Life Cycle Design of Air Intake Manifolds: Phase II: Lower Plenum of the 5.4 L F-250 Air Intake Manifold, Including Recycling Scenarios

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This life cycle design project was a collaborative effort between the Center for Sustainable Systems (formerly the National Pollution Prevention Center) at the University of Michigan and a cross-functional team at Ford Motor Company.  The project team applied the life cycle design methodology to the design analysis of three alternatives for the lower plenum of the air intake manifold for use with a 5.4L F-250 truck engine: a sand cast aluminum, a lost core molded nylon composite, and a vibration welded nylon composite.  The design analysis included a life cycle inventory analysis, a life cycle cost analysis, a product performance evaluation, and an environmental regulatory/policy evaluation.

The life cycle inventory indicated that the vibration welded composite consumed less life cycle energy (1,210 MJ) compared to the lost core composite (1,330 MJ) and the sand cast aluminum manifold (2,000 MJ).  The manifold contribution to the vehicle fuel consumption dominated the total life cycle energy consumption (71-84%).  The vibration welded composite also produced the least life cycle solid waste, 4.45 kg, compared to 5.56 kg and 12.68 kg for the lost core composite and sand cast aluminum, respectively.  Waste sand from the sand casting process accounted for a majority (92%) of the solid waste from the aluminum manifold.  End-of-life waste accounted for a significant portion (55-59%) of the total solid waste from the composite manifolds.

Recycling scenarios for aluminum and nylon were investigated.  Potential fluctuations in the availability of secondary aluminum would have a significant effect on the life cycle energy use of the intake manifold.  A decrease in recycled aluminum content from 100% to 85% will increase the life cycle energy by 10%.  Utilizing available technology for incorporating 30% post consumer nylon into the vibration welded composite manifold would reduce life cycle energy use by 4%.  Similar effects for both aluminum and nylon systems were shown in other inventory categories such as CO2, solid waste and several air and water pollutant emissions.

The life cycle costs were determined for the three alternative manifolds including the manufacturing costs, customer gasoline costs, and end-of-life management costs.  Estimates provided by Ford indicate that the vibration welded composite is the least expensive alternative to manufacture, costing 64% less than the lost core composite, which is 20% less expensive than the sand cast aluminum manifold.  Additionally, the cost of gasoline for the aluminum manifold is $7.31 more than for the composite manifolds, over a 150,000 mile vehicle life.  The end-of-life management cost for the composite manifolds was $0.25, while the sand cast aluminum manifold received a $3.38 net credit due to the value of the recycled aluminum.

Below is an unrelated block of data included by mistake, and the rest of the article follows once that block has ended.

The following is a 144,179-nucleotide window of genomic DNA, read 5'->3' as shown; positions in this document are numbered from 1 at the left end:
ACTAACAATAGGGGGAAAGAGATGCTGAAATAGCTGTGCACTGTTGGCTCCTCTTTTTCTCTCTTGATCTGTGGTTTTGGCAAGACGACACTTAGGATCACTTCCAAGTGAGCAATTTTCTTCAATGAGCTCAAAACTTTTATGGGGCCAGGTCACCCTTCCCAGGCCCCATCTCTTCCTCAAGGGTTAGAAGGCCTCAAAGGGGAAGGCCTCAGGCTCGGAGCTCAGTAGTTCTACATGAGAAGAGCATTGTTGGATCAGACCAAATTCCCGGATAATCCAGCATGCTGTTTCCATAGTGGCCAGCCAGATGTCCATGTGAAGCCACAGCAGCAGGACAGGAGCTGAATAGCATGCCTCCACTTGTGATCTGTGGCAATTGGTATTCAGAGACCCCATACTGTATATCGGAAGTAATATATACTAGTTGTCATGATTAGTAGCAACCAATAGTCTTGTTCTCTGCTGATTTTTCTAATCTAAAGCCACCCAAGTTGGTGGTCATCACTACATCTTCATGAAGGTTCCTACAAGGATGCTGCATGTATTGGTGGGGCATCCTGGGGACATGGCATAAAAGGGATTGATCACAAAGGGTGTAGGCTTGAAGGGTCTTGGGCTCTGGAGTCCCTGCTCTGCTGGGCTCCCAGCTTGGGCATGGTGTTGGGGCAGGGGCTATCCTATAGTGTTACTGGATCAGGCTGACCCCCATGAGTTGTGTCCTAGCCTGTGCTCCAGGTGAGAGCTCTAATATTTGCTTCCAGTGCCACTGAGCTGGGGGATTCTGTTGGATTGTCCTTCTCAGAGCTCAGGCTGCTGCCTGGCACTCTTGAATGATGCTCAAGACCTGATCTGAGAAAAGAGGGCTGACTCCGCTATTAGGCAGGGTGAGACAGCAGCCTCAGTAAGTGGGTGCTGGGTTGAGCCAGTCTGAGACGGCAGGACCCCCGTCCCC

This project also provided several observations on the barriers to the life cycle design process including the availability and accessibility of necessary data and institutional barriers such as the need for clear policy guidance.

This report was submitted in partial fulfillment of Cooperative Agreement number CR822998-01-0 by the National Pollution Prevention Center at the University of Michigan under sponsorship of the U.S. Environmental Protection Agency.  This work covers a period from April 14, 1997 to April 30, 1999; the life cycle design analysis was conducted between May 12, 1997 to August 1, 1997.

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Spitzley, David V. and Gregory A. Keoleian. Life Cycle Design of Air Intake Manifolds: Phase II: Lower Plenum of the 5.4 L F-250 Air Intake Manifold, Including Recycling Scenarios. National Risk Management Research Laboratory, Office of Research and Development, U.S. Environmental Protection Agency. EPA 600/R-01/059.
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